Bringing Local Foods to Main Streets


Although the cherries might be harvested just down the road or the cattle raised one county over, there is often a huge disconnect between local businesses in small rural towns and the local food system. Washington State’s Main Street Program, however, is working to strengthen the relationship between local businesses and the local agriculture economies, and in turn, revitalize these rural communities.

More than 400 crops or meat products are commercially produced in Washington State, the top five of which are apples, milk, potatoes, wheat, and cattle. The state is number one in the country in apple production—a $1.5 billion crop that is sold in all 50 states and around the world. Following apples, Washington’s top crops are red raspberries, spearmint oil, sweet cherries, pears, concord grapes, wrinkled seed peas, processing carrots, and hops. But this amazing array of local products doesn’t always turn up in the markets and restaurants in the state’s smaller towns.   

Why the Disconnect?

After spending just a few minutes at one of Seattle’s local farmers’ markets, local restaurants, or coffee shops, the vitality of Washington’s local food movement is evident. But, stray further from the metropolitan areas of Spokane, Tacoma, and Seattle into the agricultural heart of the state, and an odd trend emerges; it can actually be harder to access locally produced foods. One reason is that the food distribution hubs—the centrally located facilities that store, process, and distribute local and regionally produced food products—tend to be in more populous areas. So even though food may be farmed or produced in a community, it is more expensive for the farmers to provide food directly to restaurants and grocery stores if there isn’t a hub nearby. 

Defining “Local”

Experts suggest that the “local movement” is one of the major trends that will continue to drive small businesses in 2012. It’s all about local—local artists, local businesses, and most definitely local food. A recent National Restaurant Association survey of chefs showed that local foods made up five of the top 20 food trends.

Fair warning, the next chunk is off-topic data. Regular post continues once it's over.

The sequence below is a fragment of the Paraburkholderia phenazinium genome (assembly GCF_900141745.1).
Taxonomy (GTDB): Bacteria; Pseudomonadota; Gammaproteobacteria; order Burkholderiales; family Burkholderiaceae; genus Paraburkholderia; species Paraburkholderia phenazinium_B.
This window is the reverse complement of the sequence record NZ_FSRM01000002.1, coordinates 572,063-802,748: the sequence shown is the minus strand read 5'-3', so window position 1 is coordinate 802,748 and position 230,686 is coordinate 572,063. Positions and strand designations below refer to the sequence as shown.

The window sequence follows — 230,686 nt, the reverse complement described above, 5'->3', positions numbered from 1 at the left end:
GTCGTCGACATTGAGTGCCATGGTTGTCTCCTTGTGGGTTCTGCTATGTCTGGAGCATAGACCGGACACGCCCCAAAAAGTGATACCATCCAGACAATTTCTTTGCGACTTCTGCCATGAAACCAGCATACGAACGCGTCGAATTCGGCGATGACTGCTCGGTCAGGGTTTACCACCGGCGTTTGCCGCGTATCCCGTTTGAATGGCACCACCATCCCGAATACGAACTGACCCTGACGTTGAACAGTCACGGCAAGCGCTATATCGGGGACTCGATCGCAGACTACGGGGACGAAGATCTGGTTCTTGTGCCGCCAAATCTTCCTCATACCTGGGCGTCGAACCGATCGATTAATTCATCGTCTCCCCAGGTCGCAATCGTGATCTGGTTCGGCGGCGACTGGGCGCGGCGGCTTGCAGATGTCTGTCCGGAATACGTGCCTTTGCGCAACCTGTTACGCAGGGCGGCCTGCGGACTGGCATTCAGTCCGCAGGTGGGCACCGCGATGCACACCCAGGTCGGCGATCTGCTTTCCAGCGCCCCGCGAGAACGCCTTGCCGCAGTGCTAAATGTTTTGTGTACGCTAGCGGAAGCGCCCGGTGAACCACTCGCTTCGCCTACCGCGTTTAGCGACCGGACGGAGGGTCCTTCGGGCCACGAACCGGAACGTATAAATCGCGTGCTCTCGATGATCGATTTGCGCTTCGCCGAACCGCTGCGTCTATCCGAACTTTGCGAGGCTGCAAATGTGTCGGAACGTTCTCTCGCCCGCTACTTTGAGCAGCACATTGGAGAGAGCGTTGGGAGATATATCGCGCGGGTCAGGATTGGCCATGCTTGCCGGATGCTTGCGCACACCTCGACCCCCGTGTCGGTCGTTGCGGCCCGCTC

But what exactly does “local” mean? The debate about the definition of local continues to churn. In a 2006 Washington State study, both consumers and farmers defined local food as coming from within their own county and possibly surrounding counties.

In practice, it seems that the definition of local or regional food is best determined by the individual consumer. Regardless of semantics, the entire point of the local food movement is to create “more locally based, self-reliant food economies in which sustainable food production, processing, distribution, and consumption are integrated to enhance the economic, environmental and social health of a particular place.” 

The Role of Main Street

Washington State’s Main Street Program® provides communities with a structure and the right tools to revitalize their downtown commercial core, from supporting small businesses to rehabilitating historic buildings. It is important, however, to recognize that communities are more than just their Main Streets. Downtown is not the sum total of a town’s success, but it is a visible barometer of economic health. It is the heart and soul of a community; it is a snapshot of how the community has developed over time, a celebration of community pride, and a vision of the future. That said, it’s the surrounding agricultural land—the working farms and natural landscape—that has helped shape community identity in Washington State and is the reason for many communities’ very existence. 

[However,] access to local, organic, or small production foods is [frequently] seen as a luxury, not a necessity. For farmers, marketing to local consumers often requires more technical assistance and support than is available.